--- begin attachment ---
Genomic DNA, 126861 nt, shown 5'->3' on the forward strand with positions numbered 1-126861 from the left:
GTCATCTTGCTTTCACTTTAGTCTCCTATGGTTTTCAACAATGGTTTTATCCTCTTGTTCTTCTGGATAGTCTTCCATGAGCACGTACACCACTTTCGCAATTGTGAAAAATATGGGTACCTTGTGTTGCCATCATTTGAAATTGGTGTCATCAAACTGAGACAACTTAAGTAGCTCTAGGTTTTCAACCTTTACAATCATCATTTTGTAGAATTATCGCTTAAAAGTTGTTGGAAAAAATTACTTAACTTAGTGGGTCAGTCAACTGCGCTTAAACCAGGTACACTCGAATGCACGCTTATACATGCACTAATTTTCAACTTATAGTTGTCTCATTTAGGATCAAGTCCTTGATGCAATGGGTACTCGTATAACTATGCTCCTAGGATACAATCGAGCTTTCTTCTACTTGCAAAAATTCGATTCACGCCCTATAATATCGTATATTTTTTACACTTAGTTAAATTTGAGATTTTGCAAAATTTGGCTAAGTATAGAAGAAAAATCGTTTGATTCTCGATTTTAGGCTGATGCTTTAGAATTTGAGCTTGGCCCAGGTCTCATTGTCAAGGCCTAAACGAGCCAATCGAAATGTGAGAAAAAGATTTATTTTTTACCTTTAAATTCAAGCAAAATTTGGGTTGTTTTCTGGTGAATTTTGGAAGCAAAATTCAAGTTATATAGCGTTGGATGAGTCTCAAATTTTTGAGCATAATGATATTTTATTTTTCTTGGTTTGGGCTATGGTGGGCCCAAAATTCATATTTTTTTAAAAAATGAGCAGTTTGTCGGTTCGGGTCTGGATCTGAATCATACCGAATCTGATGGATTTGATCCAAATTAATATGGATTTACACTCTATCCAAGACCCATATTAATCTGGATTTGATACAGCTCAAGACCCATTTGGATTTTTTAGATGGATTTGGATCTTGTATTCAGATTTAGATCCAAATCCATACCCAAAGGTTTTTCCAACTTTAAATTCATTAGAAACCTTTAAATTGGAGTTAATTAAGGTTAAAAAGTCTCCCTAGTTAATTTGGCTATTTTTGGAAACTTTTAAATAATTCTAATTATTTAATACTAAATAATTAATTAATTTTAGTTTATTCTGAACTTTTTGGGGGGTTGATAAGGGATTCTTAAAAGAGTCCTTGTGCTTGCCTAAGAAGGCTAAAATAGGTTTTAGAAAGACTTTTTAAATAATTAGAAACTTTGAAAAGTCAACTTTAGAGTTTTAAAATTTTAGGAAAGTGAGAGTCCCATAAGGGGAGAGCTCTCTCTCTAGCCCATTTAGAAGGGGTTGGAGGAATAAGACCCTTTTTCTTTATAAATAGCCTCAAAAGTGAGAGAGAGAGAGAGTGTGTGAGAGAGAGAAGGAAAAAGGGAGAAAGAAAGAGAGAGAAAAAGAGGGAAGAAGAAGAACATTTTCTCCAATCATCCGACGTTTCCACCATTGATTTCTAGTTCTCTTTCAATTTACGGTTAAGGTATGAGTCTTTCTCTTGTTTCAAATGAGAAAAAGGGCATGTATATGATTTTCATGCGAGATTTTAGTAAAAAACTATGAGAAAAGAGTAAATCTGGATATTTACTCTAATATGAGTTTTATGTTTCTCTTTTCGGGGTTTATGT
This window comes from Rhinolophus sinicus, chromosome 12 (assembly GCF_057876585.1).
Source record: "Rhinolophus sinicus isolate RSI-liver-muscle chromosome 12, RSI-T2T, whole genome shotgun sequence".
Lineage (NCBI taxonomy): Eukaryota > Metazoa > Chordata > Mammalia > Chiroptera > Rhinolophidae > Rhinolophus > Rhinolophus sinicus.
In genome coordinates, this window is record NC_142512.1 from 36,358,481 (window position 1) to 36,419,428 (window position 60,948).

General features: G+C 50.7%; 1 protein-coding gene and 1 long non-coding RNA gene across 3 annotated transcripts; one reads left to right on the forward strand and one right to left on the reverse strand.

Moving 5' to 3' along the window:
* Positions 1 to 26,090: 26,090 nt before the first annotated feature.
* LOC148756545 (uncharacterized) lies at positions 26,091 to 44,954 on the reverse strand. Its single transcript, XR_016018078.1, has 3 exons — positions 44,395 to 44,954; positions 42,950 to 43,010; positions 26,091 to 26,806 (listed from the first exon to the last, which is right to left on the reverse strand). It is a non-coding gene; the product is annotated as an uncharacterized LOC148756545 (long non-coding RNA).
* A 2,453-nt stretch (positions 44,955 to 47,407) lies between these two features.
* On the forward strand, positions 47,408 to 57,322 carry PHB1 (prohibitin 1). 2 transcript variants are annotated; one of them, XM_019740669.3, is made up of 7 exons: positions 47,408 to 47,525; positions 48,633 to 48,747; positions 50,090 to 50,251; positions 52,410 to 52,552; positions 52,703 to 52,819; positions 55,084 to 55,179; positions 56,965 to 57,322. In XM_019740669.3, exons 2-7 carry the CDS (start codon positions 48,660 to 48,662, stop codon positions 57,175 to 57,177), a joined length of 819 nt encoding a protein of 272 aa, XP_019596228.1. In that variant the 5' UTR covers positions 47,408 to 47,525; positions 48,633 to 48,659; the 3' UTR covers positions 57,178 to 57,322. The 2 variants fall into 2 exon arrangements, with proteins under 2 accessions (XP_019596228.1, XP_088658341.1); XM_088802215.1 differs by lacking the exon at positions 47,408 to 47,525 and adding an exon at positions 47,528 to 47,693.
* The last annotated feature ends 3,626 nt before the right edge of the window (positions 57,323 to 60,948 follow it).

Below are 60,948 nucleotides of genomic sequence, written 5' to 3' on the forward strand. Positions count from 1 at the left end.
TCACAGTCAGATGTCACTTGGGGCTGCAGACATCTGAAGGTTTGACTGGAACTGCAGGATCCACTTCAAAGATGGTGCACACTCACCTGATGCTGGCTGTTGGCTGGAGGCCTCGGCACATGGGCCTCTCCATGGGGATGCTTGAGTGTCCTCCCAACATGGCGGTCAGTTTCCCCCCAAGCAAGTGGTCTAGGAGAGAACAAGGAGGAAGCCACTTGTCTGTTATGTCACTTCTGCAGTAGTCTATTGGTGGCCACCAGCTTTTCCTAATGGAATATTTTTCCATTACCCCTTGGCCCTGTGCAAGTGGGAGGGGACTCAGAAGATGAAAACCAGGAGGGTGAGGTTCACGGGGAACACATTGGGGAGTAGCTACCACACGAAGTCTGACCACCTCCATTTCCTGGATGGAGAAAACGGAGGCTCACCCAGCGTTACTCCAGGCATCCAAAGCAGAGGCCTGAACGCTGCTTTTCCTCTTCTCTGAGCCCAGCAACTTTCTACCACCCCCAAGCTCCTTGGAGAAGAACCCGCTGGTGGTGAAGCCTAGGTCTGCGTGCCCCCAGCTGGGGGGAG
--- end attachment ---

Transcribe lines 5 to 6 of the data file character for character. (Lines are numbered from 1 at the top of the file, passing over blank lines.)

Lineage (NCBI taxonomy): Eukaryota > Metazoa > Chordata > Mammalia > Chiroptera > Rhinolophidae > Rhinolophus > Rhinolophus sinicus.
In genome coordinates, this window is record NC_142512.1 from 36,358,481 (window position 1) to 36,419,428 (window position 60,948).